The kids have spent their Christmas money and they’re pestering you for treats. You’re still feeling the pinch from Christmas, what do you do?

Why not teach your kids the basics about budgeting?

Budgeting At Home

Kids who learn about money at home are more likely to be better with their money when they’re older. But when and how do you start? Here are some useful tips to get you going!!

Ages 4-7

From ages four to seven your kids are starting to understand the world and how things work. Answer any questions your children may have about money. Be honest with them. Keep communication about money open, positive and factual to avoid scaring them.

Ages 7-12

Between the ages of seven and 12, if you can afford to, start giving your child pocket money. This gives them some finances to play around with and spend. Give your kids chores to do and when they’re finished, reward them with pocket money. This reiterates that if they want money, they have to work for it!

The next time your child asks for something they want, encourage them to save for it with their pocket money. Talk to them about how much it costs and what chores they’d have to complete to earn enough to buy it.  RoosterMoney is a handy tool for pocket money management, as is Jangle.

Encourage them to open a savings account to store their money. Talk to them about different savings accounts and the differences. For example the difference between a savings account and an ISA.

This is all well and good, but what if you don’t have much cash to spare for pocket money? There are other ways to teach budgeting.

Sweet Jar

Why not give your little ones a jar of sweets, but they can only eat five sweets on a Sunday. This teaches them to wait for the things they want, instead of getting instant access.

Play Shop

Playing shop helps to teach kids about money and the value of everyday items. It can help their mathematical skills and understand money handling.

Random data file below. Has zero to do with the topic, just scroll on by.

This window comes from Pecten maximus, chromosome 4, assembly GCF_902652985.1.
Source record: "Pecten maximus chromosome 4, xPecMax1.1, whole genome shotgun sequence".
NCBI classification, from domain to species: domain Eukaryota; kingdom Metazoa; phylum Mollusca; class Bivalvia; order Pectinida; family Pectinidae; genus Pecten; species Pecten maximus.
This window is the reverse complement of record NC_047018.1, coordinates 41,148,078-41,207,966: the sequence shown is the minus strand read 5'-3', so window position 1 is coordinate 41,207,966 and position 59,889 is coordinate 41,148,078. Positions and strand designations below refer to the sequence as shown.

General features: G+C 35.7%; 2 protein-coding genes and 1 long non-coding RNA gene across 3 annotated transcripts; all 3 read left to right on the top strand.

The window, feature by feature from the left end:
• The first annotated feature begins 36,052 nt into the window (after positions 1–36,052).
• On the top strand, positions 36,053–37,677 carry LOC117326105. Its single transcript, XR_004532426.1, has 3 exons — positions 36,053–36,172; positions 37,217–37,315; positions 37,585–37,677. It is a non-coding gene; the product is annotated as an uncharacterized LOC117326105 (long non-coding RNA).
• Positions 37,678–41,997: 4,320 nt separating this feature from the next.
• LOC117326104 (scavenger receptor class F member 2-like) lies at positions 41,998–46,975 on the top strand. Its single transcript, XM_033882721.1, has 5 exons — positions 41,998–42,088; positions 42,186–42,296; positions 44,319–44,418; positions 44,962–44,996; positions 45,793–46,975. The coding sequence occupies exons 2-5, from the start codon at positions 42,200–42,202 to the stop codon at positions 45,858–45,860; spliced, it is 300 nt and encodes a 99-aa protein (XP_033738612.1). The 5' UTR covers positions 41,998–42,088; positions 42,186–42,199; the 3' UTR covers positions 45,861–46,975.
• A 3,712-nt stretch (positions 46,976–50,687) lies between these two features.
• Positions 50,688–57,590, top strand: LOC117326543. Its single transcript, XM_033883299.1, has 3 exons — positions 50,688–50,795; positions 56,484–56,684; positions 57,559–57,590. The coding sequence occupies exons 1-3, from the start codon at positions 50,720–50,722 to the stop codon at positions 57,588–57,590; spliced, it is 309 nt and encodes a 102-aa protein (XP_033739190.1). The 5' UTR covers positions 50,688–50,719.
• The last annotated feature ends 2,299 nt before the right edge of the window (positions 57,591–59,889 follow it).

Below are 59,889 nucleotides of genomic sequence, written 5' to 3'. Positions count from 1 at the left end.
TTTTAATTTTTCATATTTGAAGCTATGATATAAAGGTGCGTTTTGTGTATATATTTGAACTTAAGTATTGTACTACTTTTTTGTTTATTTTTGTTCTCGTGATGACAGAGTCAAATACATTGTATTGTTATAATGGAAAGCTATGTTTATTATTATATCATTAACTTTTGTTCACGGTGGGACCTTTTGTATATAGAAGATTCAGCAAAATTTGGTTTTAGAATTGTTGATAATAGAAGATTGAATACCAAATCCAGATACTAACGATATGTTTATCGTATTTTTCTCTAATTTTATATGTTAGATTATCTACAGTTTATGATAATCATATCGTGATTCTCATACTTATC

Ages 12-15

As your children get older, teaching your kids to budget gets harder! Start to explain to them what things you pay for around the house. Tell them about your rent or mortgage, what bills you have to pay and when. It’s important to explain about the added extras you’d sometimes forget.  Broadband and mobile phone costs are often forgotten about but soon stack up. Teach them how you prioritise bills.

Talk to them about the difference between credit and debit cards – that with a credit card you have to repay the amount you borrowed, plus the extra interest, whereas with a debit card you pay from your own money.

Ages 15 -18

From this age you can start to get more technical. Show them your wage slips to explain how much you get paid and how tax works. Tell them how much you spend on groceries a week, what the common bills are and how much these cost. The more detail you can give the better.
Show them how you budget and encourage them to do the same. There’s some free budgeting apps which you may find useful; Mint and Wally. Unsplurge helps your teen keep track of their savings.

When your child starts to work use their wage as an example for if they lived alone. This gives them the understanding of how quickly money can disappear after bills. Another option is getting your child to pay rent to you, it doesn’t have to be a lot. This helps to get your child used to expenses they’ll come across as they get older.

18 Onwards

This is a difficult period as your child may now start working full time or preparing for further education but it‘s time to encourage financial independence. Some parents may wish to start charging their child rent (if they are working) to help with family expenses.

If they’re not working but rather in further education it can be harder to teach them the value of their own money. But not to worry because when the time arises you’ll be there on hand to offer help or guidance.

Teaching your kids how to budget isn’t going to be easy but it will help them manage their finances later in life.